Trident House Charities Program

Trident House Charities Program

Support Special Operations Forces & Their Families

The main objective of the Navy SEAL Museum is to promote public education by providing the opportunity to explore the history of the Navy SEALs through interactive exhibits, while honoring the fallen at the SEAL Memorial and caring for those warriors’ families through the Trident House Charities Program.

We provide care by way of Family Support for additional medical needs not covered by Federal funding, The Scholarship Program for children of the Special Operations community, the Trident House respite home, and the K9 Project for veterans.

Trident House Charities Scholarship Program

The Scholarship Program

With the committed partnership of the Marlee Foundation, Trident Tuition Funds, and the Ernest and Suzanne Litty Scholarship Fund, the Museum has awarded over $1.5 million in scholarships to date. One of four charitable outreaches of the Museum’s Trident House Charities Program, the Scholarship Program falls under the Museum’s 501(c)3 status (Tax ID: 59-2569073).

Made possible by the generous donations of caring benefactors like you, The Museum’s Scholarship Program offers gifts in various amounts to the children of Special Operators for their private and higher education.

Learn more about The Scholarship Program

Family Support

Direct Family Support

Direct Family Support comes in many varied forms. One of four charitable outreaches of the Museum’s Trident House Charities Program, Direct Family Support falls under the Museum’s 501(c)3 status (Tax ID: 59-2569073), and seeks to meet the needs of Special Operations families where Federal funding falls short.

The needs of active duty and veterans and their families are varied, from medical and dental expenses to academic and domestic expenditures. This program has addressed the financial needs of families with children who require academic tutoring. It has covered the cost of home renovations for operators returning from war with severe injuries who now need special physical accommodations. Direct Family Support has blanketed the cost of burial of loved ones for families who were faced with unexpected tragedy and heartbreak.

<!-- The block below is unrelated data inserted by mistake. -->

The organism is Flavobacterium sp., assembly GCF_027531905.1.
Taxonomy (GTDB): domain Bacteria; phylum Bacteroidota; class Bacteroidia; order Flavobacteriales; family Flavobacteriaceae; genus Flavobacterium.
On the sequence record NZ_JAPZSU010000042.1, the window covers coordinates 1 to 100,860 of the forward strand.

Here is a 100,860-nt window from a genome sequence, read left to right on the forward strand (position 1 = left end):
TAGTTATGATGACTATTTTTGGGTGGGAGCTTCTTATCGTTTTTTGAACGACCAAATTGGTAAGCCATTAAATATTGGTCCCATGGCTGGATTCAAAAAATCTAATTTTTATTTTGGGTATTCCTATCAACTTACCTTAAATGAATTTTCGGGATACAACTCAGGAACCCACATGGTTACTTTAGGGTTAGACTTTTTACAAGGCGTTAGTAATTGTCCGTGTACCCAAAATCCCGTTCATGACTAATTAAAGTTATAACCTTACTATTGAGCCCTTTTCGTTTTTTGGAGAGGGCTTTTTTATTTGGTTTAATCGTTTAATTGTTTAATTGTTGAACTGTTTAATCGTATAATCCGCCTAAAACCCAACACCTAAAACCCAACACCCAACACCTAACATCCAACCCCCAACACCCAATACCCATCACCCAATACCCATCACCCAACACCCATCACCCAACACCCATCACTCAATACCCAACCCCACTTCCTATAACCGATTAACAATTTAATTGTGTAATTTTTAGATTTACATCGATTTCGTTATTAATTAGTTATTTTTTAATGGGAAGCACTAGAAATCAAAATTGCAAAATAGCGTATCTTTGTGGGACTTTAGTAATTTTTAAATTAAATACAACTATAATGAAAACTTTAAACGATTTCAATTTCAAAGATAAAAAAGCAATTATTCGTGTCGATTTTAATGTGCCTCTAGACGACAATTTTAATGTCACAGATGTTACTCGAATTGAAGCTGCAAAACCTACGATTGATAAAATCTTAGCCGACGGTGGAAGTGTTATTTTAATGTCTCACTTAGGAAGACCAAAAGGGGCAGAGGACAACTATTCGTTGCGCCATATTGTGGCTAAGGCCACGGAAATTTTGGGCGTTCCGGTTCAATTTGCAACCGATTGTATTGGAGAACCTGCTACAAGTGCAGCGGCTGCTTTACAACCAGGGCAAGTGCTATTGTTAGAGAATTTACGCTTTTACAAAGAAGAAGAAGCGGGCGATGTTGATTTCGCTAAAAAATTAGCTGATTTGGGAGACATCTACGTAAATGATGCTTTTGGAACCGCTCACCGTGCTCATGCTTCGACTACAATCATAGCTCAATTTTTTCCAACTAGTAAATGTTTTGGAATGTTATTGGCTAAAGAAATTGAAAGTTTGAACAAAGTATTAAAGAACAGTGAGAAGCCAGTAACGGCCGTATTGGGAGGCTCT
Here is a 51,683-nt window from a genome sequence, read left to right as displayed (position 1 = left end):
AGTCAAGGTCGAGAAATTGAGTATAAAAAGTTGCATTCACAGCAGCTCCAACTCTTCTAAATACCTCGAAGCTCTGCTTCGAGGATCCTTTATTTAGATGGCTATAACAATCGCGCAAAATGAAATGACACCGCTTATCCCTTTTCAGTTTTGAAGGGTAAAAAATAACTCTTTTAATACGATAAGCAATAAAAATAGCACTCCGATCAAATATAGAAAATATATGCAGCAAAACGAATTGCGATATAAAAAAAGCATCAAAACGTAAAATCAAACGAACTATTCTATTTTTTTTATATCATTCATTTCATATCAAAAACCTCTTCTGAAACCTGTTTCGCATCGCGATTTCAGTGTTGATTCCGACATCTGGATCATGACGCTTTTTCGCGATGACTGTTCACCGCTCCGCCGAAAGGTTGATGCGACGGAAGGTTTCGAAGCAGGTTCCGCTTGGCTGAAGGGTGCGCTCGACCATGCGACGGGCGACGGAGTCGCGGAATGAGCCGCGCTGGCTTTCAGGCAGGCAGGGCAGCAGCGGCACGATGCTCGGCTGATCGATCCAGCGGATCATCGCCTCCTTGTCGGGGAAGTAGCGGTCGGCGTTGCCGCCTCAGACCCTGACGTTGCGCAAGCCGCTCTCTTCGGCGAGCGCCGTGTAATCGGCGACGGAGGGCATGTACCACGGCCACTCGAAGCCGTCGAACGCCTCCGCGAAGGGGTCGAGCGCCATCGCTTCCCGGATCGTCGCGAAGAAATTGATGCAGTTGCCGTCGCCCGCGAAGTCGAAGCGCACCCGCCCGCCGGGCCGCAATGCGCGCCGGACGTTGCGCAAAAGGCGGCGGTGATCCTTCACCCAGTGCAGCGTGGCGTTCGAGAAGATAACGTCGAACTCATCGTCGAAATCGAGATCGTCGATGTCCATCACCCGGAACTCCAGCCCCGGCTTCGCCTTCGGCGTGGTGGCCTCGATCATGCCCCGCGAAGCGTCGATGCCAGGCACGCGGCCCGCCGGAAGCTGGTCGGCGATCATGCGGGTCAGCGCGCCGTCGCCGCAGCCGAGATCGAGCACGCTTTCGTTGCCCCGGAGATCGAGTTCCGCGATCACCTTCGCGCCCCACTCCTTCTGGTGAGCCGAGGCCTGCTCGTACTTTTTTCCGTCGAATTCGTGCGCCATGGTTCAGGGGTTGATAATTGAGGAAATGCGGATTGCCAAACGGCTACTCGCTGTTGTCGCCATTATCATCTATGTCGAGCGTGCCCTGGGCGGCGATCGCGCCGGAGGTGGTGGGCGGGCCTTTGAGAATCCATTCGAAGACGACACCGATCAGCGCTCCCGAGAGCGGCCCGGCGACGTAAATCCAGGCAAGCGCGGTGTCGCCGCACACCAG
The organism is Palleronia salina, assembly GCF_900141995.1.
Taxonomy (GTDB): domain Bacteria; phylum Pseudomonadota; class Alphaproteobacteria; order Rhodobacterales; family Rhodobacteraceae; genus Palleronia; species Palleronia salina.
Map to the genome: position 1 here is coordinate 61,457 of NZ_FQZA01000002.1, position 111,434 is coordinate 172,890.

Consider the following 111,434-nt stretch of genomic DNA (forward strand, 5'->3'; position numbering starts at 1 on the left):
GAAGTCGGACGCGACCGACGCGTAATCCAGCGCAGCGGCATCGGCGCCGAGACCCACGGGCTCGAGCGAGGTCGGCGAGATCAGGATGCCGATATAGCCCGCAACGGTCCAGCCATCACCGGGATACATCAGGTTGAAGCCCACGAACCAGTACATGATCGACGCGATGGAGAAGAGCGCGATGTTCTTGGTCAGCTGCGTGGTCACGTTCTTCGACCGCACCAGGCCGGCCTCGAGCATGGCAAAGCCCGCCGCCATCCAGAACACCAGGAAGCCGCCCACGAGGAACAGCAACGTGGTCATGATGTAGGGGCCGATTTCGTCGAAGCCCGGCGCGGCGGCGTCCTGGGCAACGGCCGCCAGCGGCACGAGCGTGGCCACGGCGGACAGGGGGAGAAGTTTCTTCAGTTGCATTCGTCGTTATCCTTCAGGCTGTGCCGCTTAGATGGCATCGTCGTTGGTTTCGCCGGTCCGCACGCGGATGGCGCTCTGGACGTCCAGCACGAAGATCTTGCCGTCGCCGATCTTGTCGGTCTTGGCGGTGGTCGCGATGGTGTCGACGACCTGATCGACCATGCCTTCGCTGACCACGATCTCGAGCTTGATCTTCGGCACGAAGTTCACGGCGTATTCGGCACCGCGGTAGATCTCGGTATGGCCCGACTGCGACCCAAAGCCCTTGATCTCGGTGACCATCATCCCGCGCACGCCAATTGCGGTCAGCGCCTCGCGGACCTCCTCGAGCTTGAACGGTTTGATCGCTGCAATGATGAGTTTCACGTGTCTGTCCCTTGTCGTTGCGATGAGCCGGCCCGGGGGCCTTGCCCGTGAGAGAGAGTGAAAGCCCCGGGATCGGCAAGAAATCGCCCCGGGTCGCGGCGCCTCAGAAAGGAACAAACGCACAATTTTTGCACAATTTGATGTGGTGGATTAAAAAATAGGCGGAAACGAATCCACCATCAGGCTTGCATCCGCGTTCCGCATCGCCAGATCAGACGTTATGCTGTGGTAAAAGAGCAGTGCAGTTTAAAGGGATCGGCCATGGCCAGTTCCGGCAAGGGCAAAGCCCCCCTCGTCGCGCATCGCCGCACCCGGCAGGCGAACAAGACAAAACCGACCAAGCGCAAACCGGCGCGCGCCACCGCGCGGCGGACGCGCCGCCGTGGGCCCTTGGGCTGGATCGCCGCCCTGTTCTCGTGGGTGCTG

Direct Family Support ensures funding to families who need it most, filling in the gaps where Federal funding is not available. We are a 501(c)3 not-for-profit organization. Your support is greatly needed, deeply appreciated, and makes a difference in the lives of many. To make a contribution, please visit our Support Page.

The Trident House

The Trident House

The National Navy SEAL Museum’s Trident Houses are tranquil waterfront residences located on the beautiful Indian River in Florida. One of four charitable outreaches of the Museum’s Trident House Charities Program, the Trident Houses fall under the Museum’s 501(c)3 status. (Tax ID: 59-2569073)

These homes serve as critical and complimentary respites for the families of Special Operators, as well as to other military personnel with similar needs. If you, or someone you know, is interested in staying at the Trident House, please contact the Museum for eligibility and availability.

Learn more about The Trident House

The K-9 Project

The Navy SEAL Museum’s K9 Project is one of four charitable outreaches of the Museum’s Trident House Charities Program. A 501(c)3 organization, the Museum’s K9 Project serves the warriors of the Special Operations community and their families. (Tax ID: 59-2569073)

Partnering with Baden K-9 in Ontario, Canada, with the generous support of dedicated donors, the Navy SEAL Museum has donated multiple working dogs to deserving veterans of the Special Operations community. This unique program creates an effective platform to help veterans assimilate back into civilian life by facilitating a special relationship between warrior and dog. The bond between elite operator and elite canine provides the connection and fellowship many veterans often find lacking when transitioning back into civilian life. Many of our warriors have expressed they often feel structure missing or their purpose is lost after leaving years of training and combat behind.

Learn more about The K-9 Project